Linear regression analysis of the percent reduction in lymphedema over time demonstrated a strong correlation between response and duration of treatment. Some patients demonstrated excellent responses within a few weeks of treatment. However, other patients demonstrated gradual improvement over time. Several interesting factors are demonstrated by this graph. First, many patients have a 50% improvement in the first 30 days. Second, small group of patients were transiently worse. This is expected as some patient has infections or other problems. Third, some patients had more that a 100% improvement. After analysis of these patients it became evident that there was some muscle atrophy that occurred in the extremity with lymphedema. Consequently, an exercise program is necessary as these patients improve. Fourth, many patients achieved 90 to 100% improvement and these patients then went on to maintenance therapy. Finally, there was clear and gradual improvement across the group with ongoing treatme nt. This is important because the changes that occur in the tissue due to lymphedema are chronic and effective treatment will have to address the chronic nature of the problem. While almost all studies done for the analysis of lymphedema assessed response over a few days or a few weeks, we found that optimal results achieved with several months of treatment.

Tony Reid MD Ph.D

Combined Modality Treatment using the Reid Sleeve and the BioCompression Pneumatic Pump. The OptiflowBC System.

A novel therapy for lymphedema complicated by lymphorrhea.
Szuba A, Cooke JP, Rockson SG. Vasc Med. 1996;1(4):247-50.
Division of Cardiovascular Medicine, Stanford University School of Medicine, CA 94305, USA.

Lymphorrhea is a rarely described complication of chronic lymphedema, in which the disrupted flow through diseased lymphatic channels gives rise to the external drainage of lymph, often heralded by the presence of an enlarging lymphocele. This report documents the applicability of the Reid sleeve, a novel, conservative form of therapy, in an unusually severe and protracted example of lymphorrhea.

Decongestive lymphatic therapy for patients with breast carcinoma-associated lymphedema. A randomized, prospective study of a role for adjunctive intermittent pneumatic compression. Cancer. 2002 Dec 1;95(11):2260-7.
Szuba A, Achalu R, Rockson SG.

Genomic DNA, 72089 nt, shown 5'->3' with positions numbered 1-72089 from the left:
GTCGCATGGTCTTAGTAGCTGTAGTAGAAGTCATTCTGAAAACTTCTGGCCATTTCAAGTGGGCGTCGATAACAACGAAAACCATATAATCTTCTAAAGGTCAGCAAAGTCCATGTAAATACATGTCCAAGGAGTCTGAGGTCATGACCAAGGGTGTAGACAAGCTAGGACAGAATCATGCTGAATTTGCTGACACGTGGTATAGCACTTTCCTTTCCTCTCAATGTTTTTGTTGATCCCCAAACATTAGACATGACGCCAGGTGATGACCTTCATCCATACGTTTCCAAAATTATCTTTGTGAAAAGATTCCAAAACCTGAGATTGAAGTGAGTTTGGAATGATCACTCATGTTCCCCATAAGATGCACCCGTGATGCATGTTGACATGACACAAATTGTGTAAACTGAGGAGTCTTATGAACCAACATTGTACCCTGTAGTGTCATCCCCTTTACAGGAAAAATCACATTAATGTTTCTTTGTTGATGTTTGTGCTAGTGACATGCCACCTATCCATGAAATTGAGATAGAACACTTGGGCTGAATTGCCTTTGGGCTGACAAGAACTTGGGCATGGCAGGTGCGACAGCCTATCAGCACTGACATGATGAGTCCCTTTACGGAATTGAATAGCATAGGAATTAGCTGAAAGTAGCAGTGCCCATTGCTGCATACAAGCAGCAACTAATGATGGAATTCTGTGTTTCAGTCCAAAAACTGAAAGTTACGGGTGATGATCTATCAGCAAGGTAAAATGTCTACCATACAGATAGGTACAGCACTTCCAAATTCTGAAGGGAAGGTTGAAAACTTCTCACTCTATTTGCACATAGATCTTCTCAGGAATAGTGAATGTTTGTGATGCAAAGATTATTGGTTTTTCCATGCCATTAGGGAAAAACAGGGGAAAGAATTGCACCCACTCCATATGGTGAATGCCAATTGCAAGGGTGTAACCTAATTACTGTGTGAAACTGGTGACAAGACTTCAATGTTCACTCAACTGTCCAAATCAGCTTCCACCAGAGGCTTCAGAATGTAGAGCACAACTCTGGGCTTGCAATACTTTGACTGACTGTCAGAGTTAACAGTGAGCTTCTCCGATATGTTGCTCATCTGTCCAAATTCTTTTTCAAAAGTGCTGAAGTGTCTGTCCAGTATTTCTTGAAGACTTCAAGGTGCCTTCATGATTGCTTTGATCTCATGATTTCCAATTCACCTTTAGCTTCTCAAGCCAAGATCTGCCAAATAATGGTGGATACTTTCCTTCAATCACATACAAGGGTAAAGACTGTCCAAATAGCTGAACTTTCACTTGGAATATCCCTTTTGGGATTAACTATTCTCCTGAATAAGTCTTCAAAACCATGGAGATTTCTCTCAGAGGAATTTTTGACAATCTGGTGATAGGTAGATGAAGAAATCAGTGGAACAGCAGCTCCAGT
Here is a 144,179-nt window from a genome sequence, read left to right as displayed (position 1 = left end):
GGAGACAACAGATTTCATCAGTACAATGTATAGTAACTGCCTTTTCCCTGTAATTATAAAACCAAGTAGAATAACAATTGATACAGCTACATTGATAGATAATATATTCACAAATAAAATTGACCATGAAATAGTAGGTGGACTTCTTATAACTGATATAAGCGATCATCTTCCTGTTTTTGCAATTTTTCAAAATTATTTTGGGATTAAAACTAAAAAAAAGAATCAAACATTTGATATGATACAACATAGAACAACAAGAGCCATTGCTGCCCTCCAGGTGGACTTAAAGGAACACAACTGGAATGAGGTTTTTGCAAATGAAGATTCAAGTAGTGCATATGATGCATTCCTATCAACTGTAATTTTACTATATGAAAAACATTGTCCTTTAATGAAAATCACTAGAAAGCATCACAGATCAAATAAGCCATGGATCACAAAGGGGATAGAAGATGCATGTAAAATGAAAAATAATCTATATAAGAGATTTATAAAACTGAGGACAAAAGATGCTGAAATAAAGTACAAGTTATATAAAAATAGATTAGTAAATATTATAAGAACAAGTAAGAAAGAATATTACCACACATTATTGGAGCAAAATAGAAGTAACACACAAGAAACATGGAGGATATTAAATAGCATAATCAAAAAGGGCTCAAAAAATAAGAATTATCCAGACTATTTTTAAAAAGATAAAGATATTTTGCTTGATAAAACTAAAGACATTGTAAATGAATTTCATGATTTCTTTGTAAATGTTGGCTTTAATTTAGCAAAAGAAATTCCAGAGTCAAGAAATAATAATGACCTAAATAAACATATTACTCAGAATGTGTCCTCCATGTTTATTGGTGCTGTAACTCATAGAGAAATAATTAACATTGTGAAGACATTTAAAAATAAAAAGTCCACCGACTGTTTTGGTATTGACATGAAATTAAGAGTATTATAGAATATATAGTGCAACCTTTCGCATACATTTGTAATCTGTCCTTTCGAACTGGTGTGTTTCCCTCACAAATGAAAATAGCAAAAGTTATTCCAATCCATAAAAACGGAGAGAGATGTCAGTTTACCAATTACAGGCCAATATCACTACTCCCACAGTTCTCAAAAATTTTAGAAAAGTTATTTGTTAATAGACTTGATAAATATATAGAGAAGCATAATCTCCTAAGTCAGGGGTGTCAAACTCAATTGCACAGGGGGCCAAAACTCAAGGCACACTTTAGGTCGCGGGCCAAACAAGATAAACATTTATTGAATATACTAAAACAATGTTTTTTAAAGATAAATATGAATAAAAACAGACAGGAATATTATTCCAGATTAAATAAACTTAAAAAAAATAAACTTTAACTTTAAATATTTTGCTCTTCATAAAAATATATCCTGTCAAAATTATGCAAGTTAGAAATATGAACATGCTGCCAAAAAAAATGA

Stanford Center for Lymphatic and Venous Disorders, Division of Cardiovascular Medicine, Stanford University School of Medicine, Stanford, California 94305, USA.

Disruption of the lymphatic circulation through breast carcinoma-associated axillary lymph node dissection, with or without radiation therapy, reportedly is the most common cause of lymphedema in developed countries. There is no cure for breast carcinoma-associated lymphedema. Although intermittent pneumatic compression (IPC) has been acknowledged as a potential component of the multidisciplinary therapeutic strategy in the treatment of patients with breast carcinoma-associated lymphedema, prospective stud y of its adjunctive safety and efficacy is required.
IPC was assessed as a component of the initial therapeutic regimen for newly treated patients with breast carcinoma-associated lymphedema. Twenty-three patients who had not previously been treated for lymphedema were randomized to receive either decongestive lymphatic therapy (DLT) alone or DLT with daily adjunctive IPC. Patients with stable, treated, breast carcinoma-associated lymphedema also were assessed in the maintenance phase of therapy. Twenty-seven patients were randomized either to DLT alone or t o DLT coupled with daily IPC. In both studies, objective assessment included serial measurement of volume by water displacement, tissue tonometry to assess elasticity of the skin, and goniometry to measure joint mobility.
During initial treatment, the addition of IPC to standard DLT yielded an additional mean volume reduction (45.3% vs. 26%; P < 0.05). During maintenance DLT alone, there was a mean increase in volume (32.7 +/- 115.2 mL); with DLT and IPC, there was a mean volume reduction (89.5 +/- 195.5 mL; P < 0.05). In both studies, IPC was tolerated well without detectable adverse effects on skin elasticity or joint range of motion.
When IPC is used adjunctively with other, established elements of DLT, it provides an enhancement of the therapeutic response. IPC is well tolerated and remarkably free of complications. Copyright 2002 American Cancer Society.DOI 10.1002/cncr.10976

Insurance Coverage

It is that time of year that we like to remind people if they have insurance deductibles that renew on January 1st to talk to your health care provider about treatment or garments before the end of the year. Many people have very high deductibles and it is great to get those claims in while it is still covered on the current year.

We would like to also remind you that Peninsula Medical provides insurance verification, at no obligation nor cost. We will verify your coverage for durable medical equipment (DME). We determine the estimated percent of coverage and any deductibles yet to be met, and what is required to obtain DME to help assist your decision should you be contemplating any DME purchase before January 1st. This service is available on line by clicking here or if you would prefer to speak with one of our billing specialist about this service, please call toll free 1-800-293-3362 or 800-606-7655 (for East Coast inquiries).